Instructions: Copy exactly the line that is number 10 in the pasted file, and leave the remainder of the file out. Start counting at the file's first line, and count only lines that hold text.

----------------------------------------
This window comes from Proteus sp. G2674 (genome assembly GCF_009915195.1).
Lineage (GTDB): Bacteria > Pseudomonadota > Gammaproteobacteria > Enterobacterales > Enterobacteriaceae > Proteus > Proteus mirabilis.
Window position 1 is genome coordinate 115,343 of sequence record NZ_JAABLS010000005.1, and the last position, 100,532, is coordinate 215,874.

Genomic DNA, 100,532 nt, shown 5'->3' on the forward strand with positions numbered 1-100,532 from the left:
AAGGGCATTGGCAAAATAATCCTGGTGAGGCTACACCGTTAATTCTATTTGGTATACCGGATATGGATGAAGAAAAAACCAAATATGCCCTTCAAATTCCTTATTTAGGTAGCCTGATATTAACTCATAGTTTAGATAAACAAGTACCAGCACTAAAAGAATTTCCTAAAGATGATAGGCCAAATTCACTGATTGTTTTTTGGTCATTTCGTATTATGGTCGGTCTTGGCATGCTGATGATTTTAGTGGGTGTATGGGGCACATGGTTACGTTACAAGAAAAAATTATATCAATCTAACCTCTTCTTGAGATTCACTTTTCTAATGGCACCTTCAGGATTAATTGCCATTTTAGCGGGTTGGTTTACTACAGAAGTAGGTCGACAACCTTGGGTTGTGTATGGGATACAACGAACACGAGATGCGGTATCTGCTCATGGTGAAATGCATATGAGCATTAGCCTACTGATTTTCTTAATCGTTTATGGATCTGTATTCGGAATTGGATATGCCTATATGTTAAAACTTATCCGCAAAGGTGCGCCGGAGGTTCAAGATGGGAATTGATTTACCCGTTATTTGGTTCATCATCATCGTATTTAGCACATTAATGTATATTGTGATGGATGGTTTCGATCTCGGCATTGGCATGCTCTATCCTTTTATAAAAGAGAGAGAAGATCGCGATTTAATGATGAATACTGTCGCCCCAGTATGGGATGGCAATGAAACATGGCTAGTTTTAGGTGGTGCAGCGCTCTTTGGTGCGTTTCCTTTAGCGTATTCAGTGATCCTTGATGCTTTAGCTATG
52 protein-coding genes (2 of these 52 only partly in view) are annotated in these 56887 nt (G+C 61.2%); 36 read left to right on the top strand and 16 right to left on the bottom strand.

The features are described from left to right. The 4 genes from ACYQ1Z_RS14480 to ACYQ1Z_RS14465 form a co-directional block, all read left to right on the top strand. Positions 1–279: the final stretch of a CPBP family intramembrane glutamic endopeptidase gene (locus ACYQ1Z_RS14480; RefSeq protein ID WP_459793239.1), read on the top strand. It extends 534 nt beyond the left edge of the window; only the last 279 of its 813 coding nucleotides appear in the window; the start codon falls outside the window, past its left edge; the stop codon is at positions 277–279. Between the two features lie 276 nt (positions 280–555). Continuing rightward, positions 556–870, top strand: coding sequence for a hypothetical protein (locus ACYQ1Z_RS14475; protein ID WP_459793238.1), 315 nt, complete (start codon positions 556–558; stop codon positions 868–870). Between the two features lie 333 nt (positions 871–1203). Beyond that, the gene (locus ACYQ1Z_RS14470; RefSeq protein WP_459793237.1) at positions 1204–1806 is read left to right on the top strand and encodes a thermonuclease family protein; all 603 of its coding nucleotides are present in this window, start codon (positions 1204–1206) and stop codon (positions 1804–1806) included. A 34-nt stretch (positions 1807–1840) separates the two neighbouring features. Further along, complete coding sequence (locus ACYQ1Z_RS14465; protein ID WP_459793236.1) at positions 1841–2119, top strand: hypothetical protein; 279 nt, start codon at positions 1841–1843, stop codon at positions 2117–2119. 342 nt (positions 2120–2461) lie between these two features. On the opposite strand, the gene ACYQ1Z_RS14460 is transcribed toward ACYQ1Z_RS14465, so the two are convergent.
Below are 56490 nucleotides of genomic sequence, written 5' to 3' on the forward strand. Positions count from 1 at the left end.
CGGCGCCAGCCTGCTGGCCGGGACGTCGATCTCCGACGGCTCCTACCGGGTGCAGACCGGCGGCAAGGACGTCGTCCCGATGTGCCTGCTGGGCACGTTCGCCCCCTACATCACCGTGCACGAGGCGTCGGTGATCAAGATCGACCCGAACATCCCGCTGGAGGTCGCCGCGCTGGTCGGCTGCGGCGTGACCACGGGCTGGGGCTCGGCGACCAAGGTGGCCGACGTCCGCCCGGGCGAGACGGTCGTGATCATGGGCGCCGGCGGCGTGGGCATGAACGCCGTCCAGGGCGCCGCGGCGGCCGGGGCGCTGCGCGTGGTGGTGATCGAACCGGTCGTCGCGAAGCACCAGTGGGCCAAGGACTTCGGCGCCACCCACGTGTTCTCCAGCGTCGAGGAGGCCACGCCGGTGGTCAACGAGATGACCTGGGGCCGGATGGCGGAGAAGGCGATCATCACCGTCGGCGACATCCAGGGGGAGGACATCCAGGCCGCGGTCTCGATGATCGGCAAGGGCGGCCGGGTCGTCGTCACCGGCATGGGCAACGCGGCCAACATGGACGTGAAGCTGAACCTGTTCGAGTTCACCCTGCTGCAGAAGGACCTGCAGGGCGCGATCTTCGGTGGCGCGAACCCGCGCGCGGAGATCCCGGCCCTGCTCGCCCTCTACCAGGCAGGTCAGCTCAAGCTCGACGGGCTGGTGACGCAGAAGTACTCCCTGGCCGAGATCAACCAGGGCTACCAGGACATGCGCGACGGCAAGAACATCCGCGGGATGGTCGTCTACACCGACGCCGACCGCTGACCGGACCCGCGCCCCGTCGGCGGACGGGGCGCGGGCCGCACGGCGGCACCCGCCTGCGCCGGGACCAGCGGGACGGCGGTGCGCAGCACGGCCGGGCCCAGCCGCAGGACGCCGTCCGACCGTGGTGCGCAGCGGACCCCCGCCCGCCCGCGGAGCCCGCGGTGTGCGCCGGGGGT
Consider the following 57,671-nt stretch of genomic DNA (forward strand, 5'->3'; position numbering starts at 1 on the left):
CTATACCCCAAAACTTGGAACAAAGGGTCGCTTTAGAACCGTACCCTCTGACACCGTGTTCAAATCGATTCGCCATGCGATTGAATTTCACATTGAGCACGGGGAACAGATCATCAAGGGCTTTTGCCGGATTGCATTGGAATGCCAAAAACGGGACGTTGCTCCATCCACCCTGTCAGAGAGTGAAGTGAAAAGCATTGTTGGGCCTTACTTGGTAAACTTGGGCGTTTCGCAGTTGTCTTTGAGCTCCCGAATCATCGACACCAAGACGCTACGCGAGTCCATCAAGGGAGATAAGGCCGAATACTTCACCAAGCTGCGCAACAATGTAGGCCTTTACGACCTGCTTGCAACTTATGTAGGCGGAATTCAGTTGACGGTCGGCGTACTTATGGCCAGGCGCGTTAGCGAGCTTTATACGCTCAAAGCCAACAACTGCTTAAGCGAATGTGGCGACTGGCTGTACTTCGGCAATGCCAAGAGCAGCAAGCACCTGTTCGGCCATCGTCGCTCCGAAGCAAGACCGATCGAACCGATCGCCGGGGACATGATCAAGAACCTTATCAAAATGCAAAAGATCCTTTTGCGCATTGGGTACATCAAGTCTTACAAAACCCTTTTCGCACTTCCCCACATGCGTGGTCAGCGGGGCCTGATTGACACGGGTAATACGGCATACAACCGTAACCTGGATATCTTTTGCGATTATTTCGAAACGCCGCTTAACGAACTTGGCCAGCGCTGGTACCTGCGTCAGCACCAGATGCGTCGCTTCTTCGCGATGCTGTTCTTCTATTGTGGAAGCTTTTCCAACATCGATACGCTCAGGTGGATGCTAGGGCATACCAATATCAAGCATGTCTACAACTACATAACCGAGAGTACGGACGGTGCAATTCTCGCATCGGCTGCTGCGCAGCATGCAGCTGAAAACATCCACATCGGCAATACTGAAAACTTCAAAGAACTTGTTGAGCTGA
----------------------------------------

Consider the following 57,671-nt stretch of genomic DNA (forward strand, 5'->3'; position numbering starts at 1 on the left):